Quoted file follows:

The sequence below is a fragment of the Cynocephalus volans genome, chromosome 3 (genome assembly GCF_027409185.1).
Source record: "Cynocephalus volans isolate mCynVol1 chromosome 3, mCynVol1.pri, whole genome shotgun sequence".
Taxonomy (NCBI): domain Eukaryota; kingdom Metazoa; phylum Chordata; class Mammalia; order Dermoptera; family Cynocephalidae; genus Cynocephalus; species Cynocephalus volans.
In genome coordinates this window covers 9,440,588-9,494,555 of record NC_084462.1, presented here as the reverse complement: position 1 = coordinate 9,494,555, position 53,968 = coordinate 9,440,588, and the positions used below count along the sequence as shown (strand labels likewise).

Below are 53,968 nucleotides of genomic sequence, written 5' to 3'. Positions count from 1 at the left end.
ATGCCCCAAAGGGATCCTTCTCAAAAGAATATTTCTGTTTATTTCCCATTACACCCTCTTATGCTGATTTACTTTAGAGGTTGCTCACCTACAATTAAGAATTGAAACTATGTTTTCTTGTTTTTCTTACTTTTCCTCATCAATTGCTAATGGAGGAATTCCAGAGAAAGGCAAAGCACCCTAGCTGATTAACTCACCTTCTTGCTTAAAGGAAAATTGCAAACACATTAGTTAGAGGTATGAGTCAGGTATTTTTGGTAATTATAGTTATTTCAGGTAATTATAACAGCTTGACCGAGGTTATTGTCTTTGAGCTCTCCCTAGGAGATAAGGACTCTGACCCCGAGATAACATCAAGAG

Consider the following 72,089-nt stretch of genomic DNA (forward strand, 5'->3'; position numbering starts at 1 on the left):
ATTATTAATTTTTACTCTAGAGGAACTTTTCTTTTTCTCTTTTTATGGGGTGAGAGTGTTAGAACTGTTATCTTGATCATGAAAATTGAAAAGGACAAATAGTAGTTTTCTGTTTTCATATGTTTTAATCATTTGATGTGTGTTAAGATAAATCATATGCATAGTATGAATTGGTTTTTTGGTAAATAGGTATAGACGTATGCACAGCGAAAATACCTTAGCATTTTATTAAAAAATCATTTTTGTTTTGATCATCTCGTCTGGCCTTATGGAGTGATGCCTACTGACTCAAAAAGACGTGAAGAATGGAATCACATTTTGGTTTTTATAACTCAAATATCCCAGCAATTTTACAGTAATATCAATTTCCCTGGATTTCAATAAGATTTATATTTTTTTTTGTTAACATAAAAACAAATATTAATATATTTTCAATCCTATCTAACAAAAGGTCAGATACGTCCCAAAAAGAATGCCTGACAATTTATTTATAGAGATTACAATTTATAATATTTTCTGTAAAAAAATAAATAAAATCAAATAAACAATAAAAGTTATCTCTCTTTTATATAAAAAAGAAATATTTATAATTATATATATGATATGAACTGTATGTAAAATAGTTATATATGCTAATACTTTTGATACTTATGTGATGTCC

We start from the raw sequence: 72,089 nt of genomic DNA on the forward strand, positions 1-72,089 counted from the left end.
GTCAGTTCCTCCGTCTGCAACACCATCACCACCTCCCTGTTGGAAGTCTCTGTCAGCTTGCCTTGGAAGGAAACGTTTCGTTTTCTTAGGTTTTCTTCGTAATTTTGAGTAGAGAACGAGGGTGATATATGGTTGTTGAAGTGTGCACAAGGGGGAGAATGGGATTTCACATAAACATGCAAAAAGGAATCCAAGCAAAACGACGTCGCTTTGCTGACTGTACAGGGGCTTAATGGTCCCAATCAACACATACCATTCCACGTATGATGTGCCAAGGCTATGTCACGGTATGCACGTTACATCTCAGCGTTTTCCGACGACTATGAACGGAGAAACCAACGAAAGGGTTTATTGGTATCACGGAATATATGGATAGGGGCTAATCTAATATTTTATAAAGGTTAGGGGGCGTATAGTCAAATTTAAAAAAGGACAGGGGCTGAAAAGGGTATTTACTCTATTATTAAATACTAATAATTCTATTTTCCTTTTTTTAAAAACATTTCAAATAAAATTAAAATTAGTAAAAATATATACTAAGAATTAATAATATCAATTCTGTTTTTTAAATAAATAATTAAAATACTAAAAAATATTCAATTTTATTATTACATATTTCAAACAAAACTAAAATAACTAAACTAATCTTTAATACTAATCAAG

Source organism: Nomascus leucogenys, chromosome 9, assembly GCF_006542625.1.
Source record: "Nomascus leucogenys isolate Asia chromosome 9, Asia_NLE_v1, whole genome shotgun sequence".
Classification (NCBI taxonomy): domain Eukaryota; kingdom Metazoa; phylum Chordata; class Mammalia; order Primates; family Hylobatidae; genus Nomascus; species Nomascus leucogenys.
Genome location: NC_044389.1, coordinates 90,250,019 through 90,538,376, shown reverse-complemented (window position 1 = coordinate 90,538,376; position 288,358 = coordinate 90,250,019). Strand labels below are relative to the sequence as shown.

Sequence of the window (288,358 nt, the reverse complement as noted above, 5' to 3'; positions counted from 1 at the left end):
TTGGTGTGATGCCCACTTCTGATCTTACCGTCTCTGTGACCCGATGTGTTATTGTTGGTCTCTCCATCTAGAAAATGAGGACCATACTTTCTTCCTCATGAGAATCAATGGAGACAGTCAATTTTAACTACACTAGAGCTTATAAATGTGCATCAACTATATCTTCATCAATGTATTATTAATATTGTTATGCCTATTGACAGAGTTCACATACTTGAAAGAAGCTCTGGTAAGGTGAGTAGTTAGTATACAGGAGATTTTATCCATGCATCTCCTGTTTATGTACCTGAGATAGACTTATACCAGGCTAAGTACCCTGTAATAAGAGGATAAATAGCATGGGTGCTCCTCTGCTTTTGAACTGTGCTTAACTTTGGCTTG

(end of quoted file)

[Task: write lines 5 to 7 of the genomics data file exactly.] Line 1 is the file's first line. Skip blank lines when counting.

Below are 53,968 nucleotides of genomic sequence, written 5' to 3'. Positions count from 1 at the left end.
ATGCCCCAAAGGGATCCTTCTCAAAAGAATATTTCTGTTTATTTCCCATTACACCCTCTTATGCTGATTTACTTTAGAGGTTGCTCACCTACAATTAAGAATTGAAACTATGTTTTCTTGTTTTTCTTACTTTTCCTCATCAATTGCTAATGGAGGAATTCCAGAGAAAGGCAAAGCACCCTAGCTGATTAACTCACCTTCTTGCTTAAAGGAAAATTGCAAACACATTAGTTAGAGGTATGAGTCAGGTATTTTTGGTAATTATAGTTATTTCAGGTAATTATAACAGCTTGACCGAGGTTATTGTCTTTGAGCTCTCCCTAGGAGATAAGGACTCTGACCCCGAGATAACATCAAGAG

Consider the following 72,089-nt stretch of genomic DNA (forward strand, 5'->3'; position numbering starts at 1 on the left):